7. Anarchy in the UK

“It’s been how long now since 1976, and some perfectly decent people still haven’t heard Anarchy in the UK, the greatest eruption of pop rage and negation ever pressed to whatever the hell it is vinyl records are actually made  of!?! Plastics, like the man said at the beginning of The Graduate, like that’s all a young man needed to know about the game called life and how to play it. And he was right by which I mean, he was so wrong all he could be was right, like Jo Stalin and Adolph Hitler chasing their ideological extremes so far and hard they were bound to meet in Stalingrad. Which is to say Hell. On earth. Yadda-yadda-yadda. By which I mean, where do you go with such evil in the air? Evil that came from humans, not even driven by organized religion anymore by the time WW2 hit its malevolent peak. What the f*** am I even talking about? Which is the wrong question, because I’m not talking, I’m ranting, and rule #1 of rants is you don’t have to explain. The noise is enough, its own justification.

By which I mean, Anarchy in the UK is sheer zeitgeist – 1976 alive and bleeding, more than three decades after WW2 (still the worst f***ing thing we humans have ever done collectively) finally wrapped up. Meanwhile, it’s 2001 where I’m currently sitting, a further twenty-five years down the line from the Sex Pistols first and best and most glorious eruption – so fierce, it’s like I said already, way too many people still haven’t been allowed to hear it. Which is true. The Man remains terrified of Anarchy in the UK and what it suggests — that the answer to that earlier question (Where Do You Go?) is simple. The answer is nowhere. You make your stand now, you make your stand here – wherever you happen to be on planet earth. Main Street, back alley, bank lobby, some faraway beach – it’s as much yours as anybody else’s, f*** all kings and generals and presidents and bosses. But you do have to make that stand, state your grievance, make your noise, save your soul, save the universe, save the world, save yourself, anihilate the passerby (figuratively, of course) Because if we don’t, THEY will, and it won’t be figurative.” (Philip Random)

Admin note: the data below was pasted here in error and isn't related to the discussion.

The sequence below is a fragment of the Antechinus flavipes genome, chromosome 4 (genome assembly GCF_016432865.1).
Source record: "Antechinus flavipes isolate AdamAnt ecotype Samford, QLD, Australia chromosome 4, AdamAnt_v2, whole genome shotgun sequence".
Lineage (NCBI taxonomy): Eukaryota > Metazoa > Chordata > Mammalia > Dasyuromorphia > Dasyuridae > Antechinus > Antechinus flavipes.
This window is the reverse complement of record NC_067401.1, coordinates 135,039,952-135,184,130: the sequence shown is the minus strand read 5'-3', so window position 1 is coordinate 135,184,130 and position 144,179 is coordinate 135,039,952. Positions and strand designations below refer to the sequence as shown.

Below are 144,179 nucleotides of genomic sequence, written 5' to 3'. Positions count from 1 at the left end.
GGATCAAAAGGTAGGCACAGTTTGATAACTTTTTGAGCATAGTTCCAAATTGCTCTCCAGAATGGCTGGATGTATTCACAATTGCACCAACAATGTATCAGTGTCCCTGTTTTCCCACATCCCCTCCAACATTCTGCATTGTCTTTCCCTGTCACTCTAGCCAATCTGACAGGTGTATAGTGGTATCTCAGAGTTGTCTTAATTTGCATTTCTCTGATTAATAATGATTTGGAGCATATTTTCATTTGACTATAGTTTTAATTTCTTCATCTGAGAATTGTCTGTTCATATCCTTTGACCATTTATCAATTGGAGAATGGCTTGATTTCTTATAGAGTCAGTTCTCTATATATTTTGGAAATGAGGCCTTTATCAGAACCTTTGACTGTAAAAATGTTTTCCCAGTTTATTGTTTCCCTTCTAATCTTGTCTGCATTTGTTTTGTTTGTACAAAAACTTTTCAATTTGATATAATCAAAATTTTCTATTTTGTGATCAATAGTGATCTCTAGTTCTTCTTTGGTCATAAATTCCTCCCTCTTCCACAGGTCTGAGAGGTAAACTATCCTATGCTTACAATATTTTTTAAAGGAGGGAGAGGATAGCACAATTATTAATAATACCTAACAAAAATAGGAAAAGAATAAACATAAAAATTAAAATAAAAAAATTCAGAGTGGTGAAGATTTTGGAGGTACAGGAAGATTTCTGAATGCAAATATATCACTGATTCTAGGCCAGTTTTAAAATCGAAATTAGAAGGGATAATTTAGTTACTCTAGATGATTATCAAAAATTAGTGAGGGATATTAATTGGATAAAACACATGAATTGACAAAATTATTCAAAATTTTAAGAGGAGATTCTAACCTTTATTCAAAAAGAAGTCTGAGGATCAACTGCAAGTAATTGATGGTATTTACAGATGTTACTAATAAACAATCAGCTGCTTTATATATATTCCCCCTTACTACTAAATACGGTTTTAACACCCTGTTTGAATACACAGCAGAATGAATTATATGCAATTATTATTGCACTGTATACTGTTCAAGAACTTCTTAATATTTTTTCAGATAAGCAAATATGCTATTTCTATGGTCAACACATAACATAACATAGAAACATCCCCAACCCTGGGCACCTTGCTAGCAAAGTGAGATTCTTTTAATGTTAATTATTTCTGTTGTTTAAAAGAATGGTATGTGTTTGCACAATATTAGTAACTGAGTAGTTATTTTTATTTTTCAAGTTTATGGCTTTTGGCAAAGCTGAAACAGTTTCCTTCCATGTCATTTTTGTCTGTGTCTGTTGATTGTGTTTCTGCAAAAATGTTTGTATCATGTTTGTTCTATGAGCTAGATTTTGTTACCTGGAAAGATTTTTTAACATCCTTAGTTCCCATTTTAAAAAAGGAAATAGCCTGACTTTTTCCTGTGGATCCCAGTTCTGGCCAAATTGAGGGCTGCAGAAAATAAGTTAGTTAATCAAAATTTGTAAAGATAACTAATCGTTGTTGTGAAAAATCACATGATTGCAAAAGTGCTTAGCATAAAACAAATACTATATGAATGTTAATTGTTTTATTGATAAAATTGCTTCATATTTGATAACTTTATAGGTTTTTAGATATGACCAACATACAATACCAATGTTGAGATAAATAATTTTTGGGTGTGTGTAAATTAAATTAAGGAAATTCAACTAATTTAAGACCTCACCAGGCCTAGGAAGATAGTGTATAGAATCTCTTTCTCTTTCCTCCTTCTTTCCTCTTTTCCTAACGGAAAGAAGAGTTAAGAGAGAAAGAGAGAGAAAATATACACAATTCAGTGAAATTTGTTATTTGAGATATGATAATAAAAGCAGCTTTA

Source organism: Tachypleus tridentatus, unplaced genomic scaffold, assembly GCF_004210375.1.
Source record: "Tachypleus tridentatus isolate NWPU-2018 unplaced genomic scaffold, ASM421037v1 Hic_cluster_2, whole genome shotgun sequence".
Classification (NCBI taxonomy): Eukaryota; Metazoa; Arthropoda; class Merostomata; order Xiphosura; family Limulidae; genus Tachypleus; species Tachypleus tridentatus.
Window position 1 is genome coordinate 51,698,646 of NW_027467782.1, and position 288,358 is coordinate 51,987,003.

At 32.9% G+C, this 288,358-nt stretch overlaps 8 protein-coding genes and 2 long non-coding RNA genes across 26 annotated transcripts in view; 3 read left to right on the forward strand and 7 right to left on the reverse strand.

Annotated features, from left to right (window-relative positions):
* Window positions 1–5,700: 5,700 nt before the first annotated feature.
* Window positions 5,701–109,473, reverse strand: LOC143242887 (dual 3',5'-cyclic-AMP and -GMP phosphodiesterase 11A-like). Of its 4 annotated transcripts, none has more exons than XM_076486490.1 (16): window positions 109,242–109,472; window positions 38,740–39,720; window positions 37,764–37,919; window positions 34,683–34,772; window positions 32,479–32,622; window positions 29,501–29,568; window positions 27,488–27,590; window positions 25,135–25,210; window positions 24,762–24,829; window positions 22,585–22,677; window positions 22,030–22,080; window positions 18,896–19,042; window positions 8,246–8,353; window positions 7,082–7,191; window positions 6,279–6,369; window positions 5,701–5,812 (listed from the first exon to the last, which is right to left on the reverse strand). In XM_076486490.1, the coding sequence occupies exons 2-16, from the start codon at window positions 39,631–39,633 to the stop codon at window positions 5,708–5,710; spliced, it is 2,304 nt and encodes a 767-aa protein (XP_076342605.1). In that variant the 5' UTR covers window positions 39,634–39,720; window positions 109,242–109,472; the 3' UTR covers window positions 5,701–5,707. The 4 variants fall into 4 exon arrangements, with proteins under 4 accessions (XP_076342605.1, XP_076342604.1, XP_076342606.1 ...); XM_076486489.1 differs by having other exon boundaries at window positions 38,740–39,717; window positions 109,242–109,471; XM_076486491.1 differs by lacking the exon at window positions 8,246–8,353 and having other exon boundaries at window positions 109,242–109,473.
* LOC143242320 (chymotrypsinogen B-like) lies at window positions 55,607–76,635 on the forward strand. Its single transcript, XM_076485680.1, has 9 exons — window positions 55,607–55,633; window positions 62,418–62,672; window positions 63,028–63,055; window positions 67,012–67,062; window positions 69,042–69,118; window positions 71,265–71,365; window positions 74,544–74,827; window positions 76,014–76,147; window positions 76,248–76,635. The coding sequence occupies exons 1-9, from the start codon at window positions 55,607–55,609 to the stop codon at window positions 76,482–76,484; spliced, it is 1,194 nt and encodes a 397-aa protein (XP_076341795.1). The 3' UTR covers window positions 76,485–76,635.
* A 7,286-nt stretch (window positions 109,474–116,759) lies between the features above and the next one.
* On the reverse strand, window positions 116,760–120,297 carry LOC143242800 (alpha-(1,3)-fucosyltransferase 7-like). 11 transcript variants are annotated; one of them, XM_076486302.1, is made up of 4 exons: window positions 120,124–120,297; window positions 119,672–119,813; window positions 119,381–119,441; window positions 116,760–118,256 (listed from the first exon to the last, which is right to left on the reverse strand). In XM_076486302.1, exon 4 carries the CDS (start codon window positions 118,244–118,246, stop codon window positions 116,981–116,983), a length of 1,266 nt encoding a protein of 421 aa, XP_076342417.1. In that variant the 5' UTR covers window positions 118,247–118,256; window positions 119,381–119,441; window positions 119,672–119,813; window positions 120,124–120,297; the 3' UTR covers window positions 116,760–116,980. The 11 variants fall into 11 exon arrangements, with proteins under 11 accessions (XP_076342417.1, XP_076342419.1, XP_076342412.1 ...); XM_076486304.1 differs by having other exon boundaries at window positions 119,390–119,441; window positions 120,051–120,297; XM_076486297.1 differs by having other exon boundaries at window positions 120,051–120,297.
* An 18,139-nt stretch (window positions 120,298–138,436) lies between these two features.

(UNITED ARCHIVES GMBH / ALAMY)

541. I’m a man

Hate on Chicago (the band) all you want, but you’d be a fool to write off their first couple or few albums, particularly the first one, when the band was still known as Chicago Transit Authority. 1969 was the year, so the smoke from the crash and burn of the so-called hippie revolution was lingering in the near distance (at least that’s what the experts say). But the evolutionary energy was still percolating, such that a big fat double album from a big fat seven piece band could erupt from it all with equal parts power and precision. Just try to keep still for their take on I’m A Man.

1077. Mr Oil Man

Jarvis Street Revue stumbled out of Thunder Bay, Ontario in the late 1960s, not that many noticed. I certainly didn’t. But a song as long and weird and serious as the title track of their only album Mr. Oil Man was always going to find me, I figure. The environment is f***ed and The Man is to blame. Same as it ever was, and here we all still are. I don’t know if that’s cause for hope or despair. Probably a little of both.” (Philip Random)

1094 . rainbow enemy

Count the Ids among the very many solid outfits that got signed to record deals in the confusing wake of the grunge thing of the early 90s … but then not much happened. We only heard one album from them, and it was a good one, but for whatever reason, the world wasn’t up to taking notice. Maybe The Man wasn’t amused with their smartass point of view. “F*** the system, eat the machine, make them pay for my room and board.”